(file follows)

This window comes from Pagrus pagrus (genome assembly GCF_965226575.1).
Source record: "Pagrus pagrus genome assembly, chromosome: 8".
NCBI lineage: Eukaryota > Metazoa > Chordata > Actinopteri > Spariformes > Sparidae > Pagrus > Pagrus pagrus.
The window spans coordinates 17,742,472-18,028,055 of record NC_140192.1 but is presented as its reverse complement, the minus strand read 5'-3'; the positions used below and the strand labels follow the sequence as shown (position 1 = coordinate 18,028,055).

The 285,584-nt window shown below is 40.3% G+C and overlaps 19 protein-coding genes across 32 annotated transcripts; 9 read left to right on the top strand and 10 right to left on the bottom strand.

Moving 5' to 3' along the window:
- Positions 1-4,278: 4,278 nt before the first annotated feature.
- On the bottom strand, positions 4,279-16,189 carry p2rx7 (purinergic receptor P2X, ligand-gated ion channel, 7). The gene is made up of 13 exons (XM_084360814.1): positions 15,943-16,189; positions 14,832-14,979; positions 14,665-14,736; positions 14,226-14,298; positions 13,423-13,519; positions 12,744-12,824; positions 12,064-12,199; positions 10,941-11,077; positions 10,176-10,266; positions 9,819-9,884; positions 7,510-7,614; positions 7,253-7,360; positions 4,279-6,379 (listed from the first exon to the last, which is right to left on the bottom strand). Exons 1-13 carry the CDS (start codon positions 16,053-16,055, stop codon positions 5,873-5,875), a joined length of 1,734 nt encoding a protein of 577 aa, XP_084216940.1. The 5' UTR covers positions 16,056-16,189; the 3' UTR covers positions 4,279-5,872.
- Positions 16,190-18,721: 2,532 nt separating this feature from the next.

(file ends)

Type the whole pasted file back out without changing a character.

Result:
This window comes from Pagrus pagrus (genome assembly GCF_965226575.1).
Source record: "Pagrus pagrus genome assembly, chromosome: 8".
NCBI lineage: Eukaryota > Metazoa > Chordata > Actinopteri > Spariformes > Sparidae > Pagrus > Pagrus pagrus.
The window spans coordinates 17,742,472-18,028,055 of record NC_140192.1 but is presented as its reverse complement, the minus strand read 5'-3'; the positions used below and the strand labels follow the sequence as shown (position 1 = coordinate 18,028,055).

The 285,584-nt window shown below is 40.3% G+C and overlaps 19 protein-coding genes across 32 annotated transcripts; 9 read left to right on the top strand and 10 right to left on the bottom strand.

Moving 5' to 3' along the window:
- Positions 1-4,278: 4,278 nt before the first annotated feature.
- On the bottom strand, positions 4,279-16,189 carry p2rx7 (purinergic receptor P2X, ligand-gated ion channel, 7). The gene is made up of 13 exons (XM_084360814.1): positions 15,943-16,189; positions 14,832-14,979; positions 14,665-14,736; positions 14,226-14,298; positions 13,423-13,519; positions 12,744-12,824; positions 12,064-12,199; positions 10,941-11,077; positions 10,176-10,266; positions 9,819-9,884; positions 7,510-7,614; positions 7,253-7,360; positions 4,279-6,379 (listed from the first exon to the last, which is right to left on the bottom strand). Exons 1-13 carry the CDS (start codon positions 16,053-16,055, stop codon positions 5,873-5,875), a joined length of 1,734 nt encoding a protein of 577 aa, XP_084216940.1. The 5' UTR covers positions 16,056-16,189; the 3' UTR covers positions 4,279-5,872.
- Positions 16,190-18,721: 2,532 nt separating this feature from the next.